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5/29 OpenView Capital Markets Roundup
The X's and O's of SaaS
If you bought Workday right after IPO and held through today, you’d be sitting on 18.7% IRR and a 2.7x gross multiple of invested capital—buying SaaS equities after IPO and holding long term is foolproof.
Permabull investors point to Workday as their overwhelming proof that SaaS is a guaranteed successful long term investment. But “long term” is an undefined phrase. In the age of algorithmic and high-frequency trading a week could be considered long term. Conversely, per Michael Burry in the early 2000s, “…[I] recommend that members of this investment vehicle judge my performance over a period of five year or greater… this will prove to be the most fruitful and enjoyable manner in which to participate in the fund.”
A 5+ year horizon is idealistic considering that management teams report (are judged) quarterly, which anchors even the longest term investors in 3 month intervals. Not even Burry was immune to investor redemptions in the year leading up to the great financial crisis despite his repeated pleas to be benchmarked over 5+ years. Regardless of what “long term” means to different investors, the expectations framework can inform potential outcomes—Workday is the perfect example.
If you bought Workday stock at a 30x revenue valuation with a five-year hold in mind shortly after its 2012 IPO, you’d have had a great 2013 (+50%) but then the stock would have sat flat in your portfolio in 2014, 2015, and 2016. Over that same period, though, Workday grew revenues at a 55% CAGR (between ’12-’16).
Workday is the bear case for buying SaaS equities right now—crazy expectations can lead to disappointing stock results, despite growth and an amazing business. Long-term investors piled into Workday but their expected results were priced in 5 years ahead of time and the stock didn’t budge. As we noted last week, the prices investors are paying for SaaS stocks today imply crazy expectations and as a result, we could see an extended period of flat returns for the best companies over the “long term.”
Today, Shopify is further evidence of expectations at work. In early March Shopify’s SMB customer concentration made it reasonable to assume there would be adverse financial impact from COVID and the stock traded down nearly 40% from all time highs (vs. ~35% for the broader SaaS index). But through highly visible offensive and defensive initiatives—an endless list of announcements, CEO Tobi Lutke touting that “we’re the rebel army to Amazon’s web empire” and business development work (partnership with Facebook)—Shopify has continued to accelerate the treadmill despite no change in the fundamentals of the business.
As you might expect, Shopify closed last Friday trading 156% above it’s March low. But any company can be like Shopify! Now that the “tactical dust” has settled post-COVID scenario planning, executives can shift their focus to strategic initiatives that accelerate expectations and increase equity value.
This week on OpenView’s BUILD podcast, Kieran Flanagan, VP of Marketing and Growth at Hubspot, joined to discuss the importance of Operations roles in a product-led model, the shift occurring today in B2B marketing, and how cross-functional teams are the organizational design secret to success with product-led growth strategies. Next week, join Dan Rodrigues (founder and CEO of OpenView portfolio company Kareo) on June 2nd as he sits down with Golub Capital to discuss how SaaS CEOs are navigating the COVID-19 environment. Hear directly from Dan and his peers on how today’s environment is changing the landscape for growing software companies. You can register for the webinar here.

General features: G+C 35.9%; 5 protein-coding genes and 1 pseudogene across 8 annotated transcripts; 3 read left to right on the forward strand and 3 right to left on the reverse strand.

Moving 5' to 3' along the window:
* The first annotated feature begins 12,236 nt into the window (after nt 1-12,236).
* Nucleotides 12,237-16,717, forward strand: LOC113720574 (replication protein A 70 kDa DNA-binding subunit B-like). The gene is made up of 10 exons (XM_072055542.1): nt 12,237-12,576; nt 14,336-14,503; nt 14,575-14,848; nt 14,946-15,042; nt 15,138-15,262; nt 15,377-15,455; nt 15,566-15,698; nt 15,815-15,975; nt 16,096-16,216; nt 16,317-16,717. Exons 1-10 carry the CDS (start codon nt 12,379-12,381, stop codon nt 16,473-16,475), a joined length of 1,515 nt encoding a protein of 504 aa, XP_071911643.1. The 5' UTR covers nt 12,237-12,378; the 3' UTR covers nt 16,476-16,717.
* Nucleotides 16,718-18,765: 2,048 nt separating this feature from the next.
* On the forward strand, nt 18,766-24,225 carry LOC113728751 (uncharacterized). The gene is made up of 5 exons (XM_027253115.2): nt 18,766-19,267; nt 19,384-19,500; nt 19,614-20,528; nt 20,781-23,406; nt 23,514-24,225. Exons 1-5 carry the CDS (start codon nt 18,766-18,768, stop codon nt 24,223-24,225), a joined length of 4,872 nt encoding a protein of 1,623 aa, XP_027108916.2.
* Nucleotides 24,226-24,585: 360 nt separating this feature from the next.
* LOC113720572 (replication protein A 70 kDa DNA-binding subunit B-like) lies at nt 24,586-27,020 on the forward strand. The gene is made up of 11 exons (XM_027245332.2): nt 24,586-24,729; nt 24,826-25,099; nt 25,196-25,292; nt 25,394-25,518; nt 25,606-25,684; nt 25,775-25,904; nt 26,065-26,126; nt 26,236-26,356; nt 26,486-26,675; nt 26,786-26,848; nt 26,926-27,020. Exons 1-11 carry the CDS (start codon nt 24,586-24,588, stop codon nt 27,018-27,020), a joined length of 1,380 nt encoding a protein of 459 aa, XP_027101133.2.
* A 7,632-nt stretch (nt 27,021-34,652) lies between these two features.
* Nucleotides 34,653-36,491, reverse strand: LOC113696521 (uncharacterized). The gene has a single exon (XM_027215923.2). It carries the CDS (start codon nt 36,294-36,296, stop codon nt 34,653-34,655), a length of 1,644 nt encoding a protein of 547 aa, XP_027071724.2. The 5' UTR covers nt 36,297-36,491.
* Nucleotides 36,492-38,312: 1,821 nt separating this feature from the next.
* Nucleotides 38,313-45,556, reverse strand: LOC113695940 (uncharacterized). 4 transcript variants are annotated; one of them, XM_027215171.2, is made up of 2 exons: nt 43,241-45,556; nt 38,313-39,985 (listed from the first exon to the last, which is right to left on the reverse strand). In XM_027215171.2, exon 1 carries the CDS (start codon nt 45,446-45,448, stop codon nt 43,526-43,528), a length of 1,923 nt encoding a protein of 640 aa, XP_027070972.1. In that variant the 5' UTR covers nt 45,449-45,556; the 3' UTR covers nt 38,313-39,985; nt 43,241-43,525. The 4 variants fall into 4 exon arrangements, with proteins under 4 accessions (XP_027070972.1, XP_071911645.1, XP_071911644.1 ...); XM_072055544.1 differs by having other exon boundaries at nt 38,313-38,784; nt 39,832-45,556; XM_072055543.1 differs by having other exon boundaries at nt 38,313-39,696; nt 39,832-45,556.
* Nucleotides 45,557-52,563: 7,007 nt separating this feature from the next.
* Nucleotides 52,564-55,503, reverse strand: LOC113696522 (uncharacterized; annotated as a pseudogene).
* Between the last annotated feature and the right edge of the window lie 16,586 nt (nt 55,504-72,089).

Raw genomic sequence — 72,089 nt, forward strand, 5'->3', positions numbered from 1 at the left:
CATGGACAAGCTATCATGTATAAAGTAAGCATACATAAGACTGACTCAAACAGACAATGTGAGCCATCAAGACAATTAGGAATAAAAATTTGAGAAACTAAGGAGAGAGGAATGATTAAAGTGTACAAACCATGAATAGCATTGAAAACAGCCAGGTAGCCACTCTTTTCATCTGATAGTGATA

Capital Market Resources
It was a relatively quiet week in the markets… until the last minutes of trading Friday when stocks pared losses on reports of no new China tariffs forthcoming. Per our commentary about headline “Mad Libs” last week, this week’s hot topics moving markets were consistent: reopening, news about a fifth relief bill, upcoming and developing macro risks such as protests, high unemployment, case rate decline and potential second waves, the US presidential election, and US/China trade.
Despite ups and downs in the markets throughout the course of the holiday-shortened week of trading, all indices save for the SaaS index finished the week higher (SaaS -1.64%, Dow +3.87%, NASDAQ +2.16%, S&P 500 +2.91%). Overall, stocks ended May with large monthly gains.
This week, we saw improvements in economic data like consumer confidence and increases in home prices. On the former (per Dion Rabouin), “while the Conference Board’s consumer confidence index has fallen by 30 points from its March level, expectations about the next six months in the May survey were 10 points higher than in March. In fact, the expectations index rose to its highest level since September.” While consumer spending (which represents 70% of GDP), has fallen, personal savings have spiked—this paired with data on confidence offers a glass half full narrative for the economy. Also this week Bloomberg reported the highest level of bankruptcies since 2009. Lenders were flexible early in the crisis but debt-laden companies experiencing prolonged slowdown are now feeling pressure from creditors.
What Else We’re Reading
SaaS valuation multiples moved up a whole turn of revenue from 9.8x to 10.8x 2020E revenues at the median to open the week. What the hell, SaaS valuations. PPP loan forgiveness webinar from the NVCA.